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Pubs reopen: Do you have to book a table to go to your local pub?

Pubs reopen on July 4, hailed by millions of people as “Super Saturday”, which will see a return of traditional British drinking on a COVID-19 backdrop. The latest change is arguably the most significant introduced by the Government since the pandemic lockdown began, and will ultimately see public gatherings become the norm once more. However, people’s newfound freedom comes with a caveat, as they will have to abide by the litany of coronavirus measures still in place.

Do you have to book a table to go to the pub?

One of the several issues officials have targeted in regards to reopening pubs is social distancing.

On any “normal” day when coronavirus was not a threat, Saturday roads would pack most locations wall-to-wall.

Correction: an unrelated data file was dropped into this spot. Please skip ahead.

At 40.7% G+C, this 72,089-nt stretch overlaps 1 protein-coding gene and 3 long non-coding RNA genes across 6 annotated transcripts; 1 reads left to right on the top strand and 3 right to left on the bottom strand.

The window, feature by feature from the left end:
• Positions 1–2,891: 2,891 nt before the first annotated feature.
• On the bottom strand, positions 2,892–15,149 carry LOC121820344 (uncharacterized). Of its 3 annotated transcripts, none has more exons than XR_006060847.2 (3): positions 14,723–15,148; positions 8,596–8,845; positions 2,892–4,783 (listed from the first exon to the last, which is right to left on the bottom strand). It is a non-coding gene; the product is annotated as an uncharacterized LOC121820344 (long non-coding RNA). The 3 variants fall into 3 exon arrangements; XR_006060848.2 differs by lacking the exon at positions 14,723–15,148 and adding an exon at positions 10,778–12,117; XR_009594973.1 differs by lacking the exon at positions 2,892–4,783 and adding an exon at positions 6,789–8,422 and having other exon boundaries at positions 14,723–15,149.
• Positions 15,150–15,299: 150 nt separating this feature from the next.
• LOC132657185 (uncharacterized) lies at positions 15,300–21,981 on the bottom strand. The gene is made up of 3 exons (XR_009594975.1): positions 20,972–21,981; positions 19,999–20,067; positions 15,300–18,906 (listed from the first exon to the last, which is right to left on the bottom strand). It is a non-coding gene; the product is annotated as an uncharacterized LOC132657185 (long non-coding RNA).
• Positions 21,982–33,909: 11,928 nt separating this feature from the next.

However, now publicans have to navigate swelling crowds, and part of this means reducing footfall.

READ MORE: Street artist creates outdoor piece to get people drinking again

As such, the Government has asked pubs to keep them away from the bar, where infections are more likely to spread, and confined to tables.

Tables must take up to six people allowed to socialise per new guidelines, wither from walk-in or online bookings.

Officials have not clarified whether people must book a table, but prospective pub-goers would be wise to do so.

The monumental nature of Super Saturday will leave millions of people clamouring for a seat, and pubs will quickly fill, making online bookings the best way to assure a pint.

Pubs need these measures more than other settings, as experts have identified them as breeding grounds for the disease.

Speaking at the Government’s press conference today, Sir Patrick Vallance, the Chief Scientific Adviser, warned pubs could facilitate “super spreading”.

Professor Chris Whitty, Chief Medical Officer, acknowledged Super Saturday would not be without danger.

He said: Professor Whitty added: “None of us believe, and I’m sure nobody watching this believes, this is a risk-free next step. It is absolutely not, that is why we have to be really serious about it.”



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